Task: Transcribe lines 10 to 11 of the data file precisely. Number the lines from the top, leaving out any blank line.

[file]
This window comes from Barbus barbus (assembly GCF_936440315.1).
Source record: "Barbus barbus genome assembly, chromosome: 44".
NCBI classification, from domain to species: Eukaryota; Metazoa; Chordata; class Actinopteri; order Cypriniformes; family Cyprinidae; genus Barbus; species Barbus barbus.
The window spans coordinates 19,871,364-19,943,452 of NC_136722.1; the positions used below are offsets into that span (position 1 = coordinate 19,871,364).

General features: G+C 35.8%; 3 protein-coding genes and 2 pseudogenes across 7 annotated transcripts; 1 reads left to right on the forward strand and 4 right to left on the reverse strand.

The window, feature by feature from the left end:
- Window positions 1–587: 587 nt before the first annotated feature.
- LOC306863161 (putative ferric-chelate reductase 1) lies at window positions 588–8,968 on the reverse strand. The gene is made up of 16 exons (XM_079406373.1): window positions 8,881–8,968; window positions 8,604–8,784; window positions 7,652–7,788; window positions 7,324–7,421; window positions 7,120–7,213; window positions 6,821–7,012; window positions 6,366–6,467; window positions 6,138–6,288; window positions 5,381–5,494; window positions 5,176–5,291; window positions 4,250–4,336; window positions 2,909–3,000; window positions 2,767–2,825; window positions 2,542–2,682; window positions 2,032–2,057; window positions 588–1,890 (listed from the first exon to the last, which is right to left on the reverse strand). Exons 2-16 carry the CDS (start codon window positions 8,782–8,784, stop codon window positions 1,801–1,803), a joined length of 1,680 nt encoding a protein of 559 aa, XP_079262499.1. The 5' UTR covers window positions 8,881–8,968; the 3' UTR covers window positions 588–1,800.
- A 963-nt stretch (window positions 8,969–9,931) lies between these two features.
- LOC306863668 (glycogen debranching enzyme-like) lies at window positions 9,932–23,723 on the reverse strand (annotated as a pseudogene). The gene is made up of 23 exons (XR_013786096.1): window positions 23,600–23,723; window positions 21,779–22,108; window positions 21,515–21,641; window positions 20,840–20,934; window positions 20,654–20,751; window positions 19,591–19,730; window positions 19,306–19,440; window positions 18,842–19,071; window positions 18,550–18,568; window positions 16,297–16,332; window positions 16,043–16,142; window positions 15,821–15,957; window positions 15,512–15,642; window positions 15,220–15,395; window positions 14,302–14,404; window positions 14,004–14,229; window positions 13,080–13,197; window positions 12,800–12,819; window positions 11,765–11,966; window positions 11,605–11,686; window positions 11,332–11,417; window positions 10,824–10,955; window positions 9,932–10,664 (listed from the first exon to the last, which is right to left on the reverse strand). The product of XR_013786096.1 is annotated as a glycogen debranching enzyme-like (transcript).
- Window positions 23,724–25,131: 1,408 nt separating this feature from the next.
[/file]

- LOC306863668 (glycogen debranching enzyme-like) lies at window positions 9,932–23,723 on the reverse strand (annotated as a pseudogene). The gene is made up of 23 exons (XR_013786096.1): window positions 23,600–23,723; window positions 21,779–22,108; window positions 21,515–21,641; window positions 20,840–20,934; window positions 20,654–20,751; window positions 19,591–19,730; window positions 19,306–19,440; window positions 18,842–19,071; window positions 18,550–18,568; window positions 16,297–16,332; window positions 16,043–16,142; window positions 15,821–15,957; window positions 15,512–15,642; window positions 15,220–15,395; window positions 14,302–14,404; window positions 14,004–14,229; window positions 13,080–13,197; window positions 12,800–12,819; window positions 11,765–11,966; window positions 11,605–11,686; window positions 11,332–11,417; window positions 10,824–10,955; window positions 9,932–10,664 (listed from the first exon to the last, which is right to left on the reverse strand). The product of XR_013786096.1 is annotated as a glycogen debranching enzyme-like (transcript).
- Window positions 23,724–25,131: 1,408 nt separating this feature from the next.